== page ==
Beyond 500 °C, changes were observed in the structure, where nanoparticles started to disassociate, the smallest first and then larger particles, into highly dispersed atomic-scale species, as shown in Figure 2. As the temperature increased to 650 °C, a second structural change took place.
Surrounded by atomic-scale species of ceria, ceria particles started to coalesce and formed larger faceted nanoparticles (Figure 3).
Figure 2. The Pd-CeO2 sample held at 500 °C and 150 Torr of oxygen. Over time the CeO2 begins to dissociate into small atomic species.
Figure 3. At temperatures reaching 800 °C, small species of CeO2 begin to coalese on larger, neighboring nanoparticles. As the particle increases in size, it begins to facet, to reduce surface energy.
With these results, the research team could better understand the process and the behavior of the catalyst. Ceria begins to disassociate at 500 °C, forming very small, atomic-scale species. These tiny species are not detected in samples without the silicon functionalized surface, and according to the authors, silicon plays a key role in stabilizing the small clusters of ceria either chemically or physically.
As the temperature increases, the small species no longer remain stable and coalesce into larger nanoparticles, but this only happens if an existing particle is in close proximity, or they will nucleate into very small clusters.
The formation of the two distinct structures - highly dispersed atomic-scale clusters and larger nanoparticles - was confirmed by both in situ and ex situ experiments. The authors conclude that the highly dispersed structures, stabilized by silicon, are the source of the exceptional catalyst activity.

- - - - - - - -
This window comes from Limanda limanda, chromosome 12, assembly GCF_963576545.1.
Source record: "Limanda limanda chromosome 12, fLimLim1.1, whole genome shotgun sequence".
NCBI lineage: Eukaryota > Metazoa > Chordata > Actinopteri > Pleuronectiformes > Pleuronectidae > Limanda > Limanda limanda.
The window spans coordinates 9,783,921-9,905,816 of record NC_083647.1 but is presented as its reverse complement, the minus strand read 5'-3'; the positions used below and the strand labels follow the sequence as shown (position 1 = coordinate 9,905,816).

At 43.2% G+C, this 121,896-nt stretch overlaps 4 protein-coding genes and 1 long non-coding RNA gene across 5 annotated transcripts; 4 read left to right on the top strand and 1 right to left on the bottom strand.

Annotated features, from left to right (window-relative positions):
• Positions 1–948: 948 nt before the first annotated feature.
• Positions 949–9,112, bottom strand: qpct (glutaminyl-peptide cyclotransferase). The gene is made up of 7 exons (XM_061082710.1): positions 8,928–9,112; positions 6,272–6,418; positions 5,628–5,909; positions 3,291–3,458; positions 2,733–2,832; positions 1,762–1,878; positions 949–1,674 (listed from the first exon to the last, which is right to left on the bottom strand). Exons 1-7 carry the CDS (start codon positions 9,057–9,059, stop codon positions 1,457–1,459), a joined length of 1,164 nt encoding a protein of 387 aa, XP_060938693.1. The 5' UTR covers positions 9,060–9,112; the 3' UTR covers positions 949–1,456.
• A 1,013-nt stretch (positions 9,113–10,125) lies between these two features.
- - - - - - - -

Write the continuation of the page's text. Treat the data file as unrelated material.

Without in situ observation, the dynamic structural evolution is unlikely envisioned by any ex situ method, and more importantly this finding may open new perspectives about the origin of the activity of this catalyst.
Shuyi Zhang, Lead Author of the Study
Catalyst materials used in a wide range of industry sectors are critical components in producing industrial and consumer materials and products. Nanoparticle catalysts show exceptional potential in these processes and applications if critical barriers are overcome.
Despite the high vacuum conditions found in the TEM column, TEM analysis of nanoparticle catalysts shows exceptional results. Atmosphere builds on those results by providing the means to apply accurate temperatures across a wide pressure range, without reducing the performance of the most powerful TEMs available on the market today.
Atmosphere is a holder-based system that can be used with most modern TEMs, and can be safely added to new and existing instruments without any modification.
This information has been sourced, reviewed and adapted from materials provided by Protochips.